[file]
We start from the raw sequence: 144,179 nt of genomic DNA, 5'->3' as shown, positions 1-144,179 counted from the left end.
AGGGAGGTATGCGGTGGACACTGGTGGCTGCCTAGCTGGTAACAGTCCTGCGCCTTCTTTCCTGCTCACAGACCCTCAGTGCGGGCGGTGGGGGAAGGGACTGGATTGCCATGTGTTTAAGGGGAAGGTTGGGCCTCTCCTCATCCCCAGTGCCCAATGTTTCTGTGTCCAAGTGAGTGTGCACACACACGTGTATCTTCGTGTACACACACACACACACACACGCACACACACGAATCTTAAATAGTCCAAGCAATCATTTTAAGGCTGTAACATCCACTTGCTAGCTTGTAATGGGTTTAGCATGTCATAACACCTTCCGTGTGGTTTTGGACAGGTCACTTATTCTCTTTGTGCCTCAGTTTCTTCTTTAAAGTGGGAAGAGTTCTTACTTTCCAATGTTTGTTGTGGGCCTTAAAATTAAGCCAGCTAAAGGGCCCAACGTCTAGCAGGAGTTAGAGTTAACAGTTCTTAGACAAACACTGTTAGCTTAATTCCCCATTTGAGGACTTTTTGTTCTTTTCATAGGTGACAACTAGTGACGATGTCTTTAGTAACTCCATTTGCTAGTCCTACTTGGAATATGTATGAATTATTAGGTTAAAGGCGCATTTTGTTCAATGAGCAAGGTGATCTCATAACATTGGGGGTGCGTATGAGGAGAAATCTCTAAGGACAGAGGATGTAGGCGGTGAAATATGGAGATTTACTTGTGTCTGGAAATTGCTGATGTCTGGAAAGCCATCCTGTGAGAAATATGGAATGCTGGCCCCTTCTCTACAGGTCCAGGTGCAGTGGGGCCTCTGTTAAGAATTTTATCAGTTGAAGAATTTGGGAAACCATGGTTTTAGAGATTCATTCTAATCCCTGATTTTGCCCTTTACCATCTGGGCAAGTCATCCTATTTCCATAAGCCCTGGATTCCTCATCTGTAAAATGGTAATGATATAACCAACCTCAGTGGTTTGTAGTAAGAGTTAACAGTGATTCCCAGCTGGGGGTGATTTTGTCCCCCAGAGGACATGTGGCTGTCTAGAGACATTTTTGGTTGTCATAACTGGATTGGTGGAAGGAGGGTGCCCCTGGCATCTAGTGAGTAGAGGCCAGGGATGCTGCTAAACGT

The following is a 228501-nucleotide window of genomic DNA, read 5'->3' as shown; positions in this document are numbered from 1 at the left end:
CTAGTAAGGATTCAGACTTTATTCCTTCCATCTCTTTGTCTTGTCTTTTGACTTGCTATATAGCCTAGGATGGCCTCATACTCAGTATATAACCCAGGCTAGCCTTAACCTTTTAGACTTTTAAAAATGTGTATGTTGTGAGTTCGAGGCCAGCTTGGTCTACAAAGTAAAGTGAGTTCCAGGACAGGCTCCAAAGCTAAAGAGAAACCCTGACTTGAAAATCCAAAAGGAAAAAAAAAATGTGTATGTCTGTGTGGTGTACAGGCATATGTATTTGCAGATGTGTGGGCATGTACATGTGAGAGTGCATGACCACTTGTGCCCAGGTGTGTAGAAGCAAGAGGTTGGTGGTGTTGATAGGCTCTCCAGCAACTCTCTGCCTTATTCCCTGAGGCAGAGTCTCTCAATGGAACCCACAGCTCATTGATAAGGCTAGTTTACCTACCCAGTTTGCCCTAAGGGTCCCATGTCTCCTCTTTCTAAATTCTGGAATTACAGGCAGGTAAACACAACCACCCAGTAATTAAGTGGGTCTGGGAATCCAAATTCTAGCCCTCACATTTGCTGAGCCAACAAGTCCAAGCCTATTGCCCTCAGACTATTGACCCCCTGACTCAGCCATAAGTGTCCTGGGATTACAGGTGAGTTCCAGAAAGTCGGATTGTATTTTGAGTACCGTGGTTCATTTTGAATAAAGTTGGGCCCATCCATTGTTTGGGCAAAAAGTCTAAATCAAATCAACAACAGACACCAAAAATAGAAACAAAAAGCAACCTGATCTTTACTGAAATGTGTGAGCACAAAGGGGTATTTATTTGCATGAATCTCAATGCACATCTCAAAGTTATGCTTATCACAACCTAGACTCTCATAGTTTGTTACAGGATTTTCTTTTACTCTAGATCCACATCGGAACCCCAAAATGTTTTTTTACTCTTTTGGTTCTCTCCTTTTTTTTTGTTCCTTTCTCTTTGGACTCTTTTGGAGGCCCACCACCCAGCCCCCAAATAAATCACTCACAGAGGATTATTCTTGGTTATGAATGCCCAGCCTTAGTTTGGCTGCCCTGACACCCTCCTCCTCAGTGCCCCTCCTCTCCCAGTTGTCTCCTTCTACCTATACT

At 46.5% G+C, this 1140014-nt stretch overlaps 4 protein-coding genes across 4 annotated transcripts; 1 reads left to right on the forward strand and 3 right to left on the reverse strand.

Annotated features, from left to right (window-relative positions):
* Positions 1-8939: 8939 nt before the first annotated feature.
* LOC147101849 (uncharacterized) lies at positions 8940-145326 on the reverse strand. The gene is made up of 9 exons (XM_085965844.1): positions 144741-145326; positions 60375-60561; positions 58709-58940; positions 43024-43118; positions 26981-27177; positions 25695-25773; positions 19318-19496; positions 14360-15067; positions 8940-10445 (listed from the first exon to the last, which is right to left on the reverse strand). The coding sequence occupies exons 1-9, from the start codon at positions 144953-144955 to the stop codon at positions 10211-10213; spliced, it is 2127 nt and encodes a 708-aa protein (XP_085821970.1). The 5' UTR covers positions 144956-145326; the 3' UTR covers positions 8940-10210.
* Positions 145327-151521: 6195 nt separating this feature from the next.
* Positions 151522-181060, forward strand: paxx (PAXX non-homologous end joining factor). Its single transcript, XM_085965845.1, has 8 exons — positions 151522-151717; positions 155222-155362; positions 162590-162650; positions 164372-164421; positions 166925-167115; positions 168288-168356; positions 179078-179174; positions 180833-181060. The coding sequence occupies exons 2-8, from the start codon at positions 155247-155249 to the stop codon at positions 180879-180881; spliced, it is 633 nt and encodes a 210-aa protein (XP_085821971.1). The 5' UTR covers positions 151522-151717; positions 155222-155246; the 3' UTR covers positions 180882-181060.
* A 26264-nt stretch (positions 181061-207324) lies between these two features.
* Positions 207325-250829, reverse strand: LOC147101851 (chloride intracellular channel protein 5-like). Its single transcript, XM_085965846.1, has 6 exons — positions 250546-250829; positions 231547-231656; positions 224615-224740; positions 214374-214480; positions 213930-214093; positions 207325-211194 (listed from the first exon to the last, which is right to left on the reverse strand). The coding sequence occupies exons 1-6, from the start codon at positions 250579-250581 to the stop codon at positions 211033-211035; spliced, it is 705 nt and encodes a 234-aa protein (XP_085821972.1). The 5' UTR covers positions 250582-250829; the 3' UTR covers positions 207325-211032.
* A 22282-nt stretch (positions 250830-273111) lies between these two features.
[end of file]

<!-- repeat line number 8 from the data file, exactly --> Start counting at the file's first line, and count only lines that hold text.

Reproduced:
* LOC147101849 (uncharacterized) lies at positions 8940-145326 on the reverse strand. The gene is made up of 9 exons (XM_085965844.1): positions 144741-145326; positions 60375-60561; positions 58709-58940; positions 43024-43118; positions 26981-27177; positions 25695-25773; positions 19318-19496; positions 14360-15067; positions 8940-10445 (listed from the first exon to the last, which is right to left on the reverse strand). The coding sequence occupies exons 1-9, from the start codon at positions 144953-144955 to the stop codon at positions 10211-10213; spliced, it is 2127 nt and encodes a 708-aa protein (XP_085821970.1). The 5' UTR covers positions 144956-145326; the 3' UTR covers positions 8940-10210.